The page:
(Please note, encyclopedias/tertiary sources should NOT be cited in your assignment. Scroll down for primary and secondary sources).
The Iranian Revolution, also called Islamic Revolution, Enelāb-e Eslāmī (in Farsi), was a popular uprising in the Muslim majority country of Iran in 1978–79 that resulted in the toppling of the authoritarian government led by the Shah of Iran, Mohammed Reza Pahlavi, on February 11, 1979. Islamist revolutionaries opposed the western secular policies of the Shah which led to the establishment of an Islamic republic after the revolution under the Leadership of Ayatollah Khomeini (also known as Imam Khomeini).
Note: For help with citing primary sources properly, check out this FAQ and be sure to reach out to your instructor with any questions you may have. For help citing interviews such as Reconstructed Lives (below), click here.
This is a powerful gallery of photos and commentary by photographer David Burnett from his arrival in Iran on December 26, 1978, initially unaware of the degree of political unrest as he would go on to document protests, killings, confrontations between soldiers/police and protestors, funerals, departure of the Shah and his family and the arrival of Khomeini in Tehran. These photos also appear in his book, 44 Days: Iran and the Remaking of the World.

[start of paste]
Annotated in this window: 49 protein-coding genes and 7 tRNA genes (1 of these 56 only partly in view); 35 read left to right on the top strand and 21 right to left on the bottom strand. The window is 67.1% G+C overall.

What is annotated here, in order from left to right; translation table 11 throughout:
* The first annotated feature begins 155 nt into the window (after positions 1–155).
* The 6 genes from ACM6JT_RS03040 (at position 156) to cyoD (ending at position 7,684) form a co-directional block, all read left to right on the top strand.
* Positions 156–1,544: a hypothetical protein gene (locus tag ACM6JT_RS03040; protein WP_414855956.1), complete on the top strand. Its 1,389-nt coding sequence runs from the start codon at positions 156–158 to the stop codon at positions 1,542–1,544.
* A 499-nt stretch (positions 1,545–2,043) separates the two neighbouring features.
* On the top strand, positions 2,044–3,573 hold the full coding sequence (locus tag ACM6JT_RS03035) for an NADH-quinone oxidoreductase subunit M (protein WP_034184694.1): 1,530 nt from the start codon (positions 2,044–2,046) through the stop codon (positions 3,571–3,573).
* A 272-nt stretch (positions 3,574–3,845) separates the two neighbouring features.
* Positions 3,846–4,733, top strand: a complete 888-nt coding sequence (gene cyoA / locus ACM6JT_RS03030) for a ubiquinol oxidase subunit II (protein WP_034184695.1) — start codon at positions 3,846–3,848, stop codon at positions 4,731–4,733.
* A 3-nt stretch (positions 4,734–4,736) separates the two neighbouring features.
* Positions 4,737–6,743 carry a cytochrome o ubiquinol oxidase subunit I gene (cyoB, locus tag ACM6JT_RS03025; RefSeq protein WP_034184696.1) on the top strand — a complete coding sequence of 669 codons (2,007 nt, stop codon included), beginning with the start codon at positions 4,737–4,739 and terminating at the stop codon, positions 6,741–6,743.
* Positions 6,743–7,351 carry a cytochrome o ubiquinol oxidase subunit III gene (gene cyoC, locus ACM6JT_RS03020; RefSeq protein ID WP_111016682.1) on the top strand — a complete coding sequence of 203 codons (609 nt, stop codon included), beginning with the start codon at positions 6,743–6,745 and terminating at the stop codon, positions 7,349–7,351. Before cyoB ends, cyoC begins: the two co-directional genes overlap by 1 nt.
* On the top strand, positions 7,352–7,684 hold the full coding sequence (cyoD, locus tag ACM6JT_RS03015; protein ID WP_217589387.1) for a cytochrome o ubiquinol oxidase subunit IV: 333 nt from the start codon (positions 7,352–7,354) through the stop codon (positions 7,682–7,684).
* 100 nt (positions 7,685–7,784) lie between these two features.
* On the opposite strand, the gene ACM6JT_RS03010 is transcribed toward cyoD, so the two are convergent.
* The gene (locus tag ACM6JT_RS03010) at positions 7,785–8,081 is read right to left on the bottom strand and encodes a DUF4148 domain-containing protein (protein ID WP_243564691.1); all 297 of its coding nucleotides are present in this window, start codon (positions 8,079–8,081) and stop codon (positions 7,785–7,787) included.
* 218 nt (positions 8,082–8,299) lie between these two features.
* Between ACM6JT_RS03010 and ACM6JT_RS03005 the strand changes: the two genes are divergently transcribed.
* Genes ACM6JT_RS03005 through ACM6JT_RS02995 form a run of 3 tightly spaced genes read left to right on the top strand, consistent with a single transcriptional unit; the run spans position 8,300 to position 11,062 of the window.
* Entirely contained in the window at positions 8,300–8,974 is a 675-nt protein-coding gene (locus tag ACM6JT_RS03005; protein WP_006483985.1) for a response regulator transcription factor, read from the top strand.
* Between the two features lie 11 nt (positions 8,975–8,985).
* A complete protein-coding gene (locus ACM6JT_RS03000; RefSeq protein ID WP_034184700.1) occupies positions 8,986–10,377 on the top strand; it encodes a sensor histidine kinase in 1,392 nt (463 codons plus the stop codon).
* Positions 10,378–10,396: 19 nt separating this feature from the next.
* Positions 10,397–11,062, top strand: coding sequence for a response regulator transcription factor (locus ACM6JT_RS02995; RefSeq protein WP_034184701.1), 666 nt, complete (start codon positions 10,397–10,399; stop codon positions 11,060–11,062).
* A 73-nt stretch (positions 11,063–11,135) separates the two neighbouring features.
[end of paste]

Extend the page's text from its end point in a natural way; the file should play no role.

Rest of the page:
This edited interview transcript by the Woodrow Wilson Center’s Dialogue radio program host and producer George Liston Seay with former Iranian journalist, Haleh Esfandiari, author of Reconstructed Lives: Women and Iran's Islamic Revolution, discusses the interviews she conducted with Iranian women “whose careers were either begun or redefined under the Islamic Republic” formed by the Iranian Revolution.
Written by a professor at the University of St. Andrews, this fully illustrated and readable article describes the rise of the Ayatollah Khomeini and the fall of Mohammed Peza Pahlavi, Shah of Iran covering events beginning in 1953 through the Iranian Revolution.
This article explains the role of the Iranian Revolution in inspiring Islamic activism by creating the first Islamic state. Established in Shia Iran it had the effect of encouraging Sunni Muslims to organize as they feared the Revolution was designed to strengthen Shiism at their expense. The authors explain how the Revolution antagonized problems within the Islamic world and with its relationship to the West.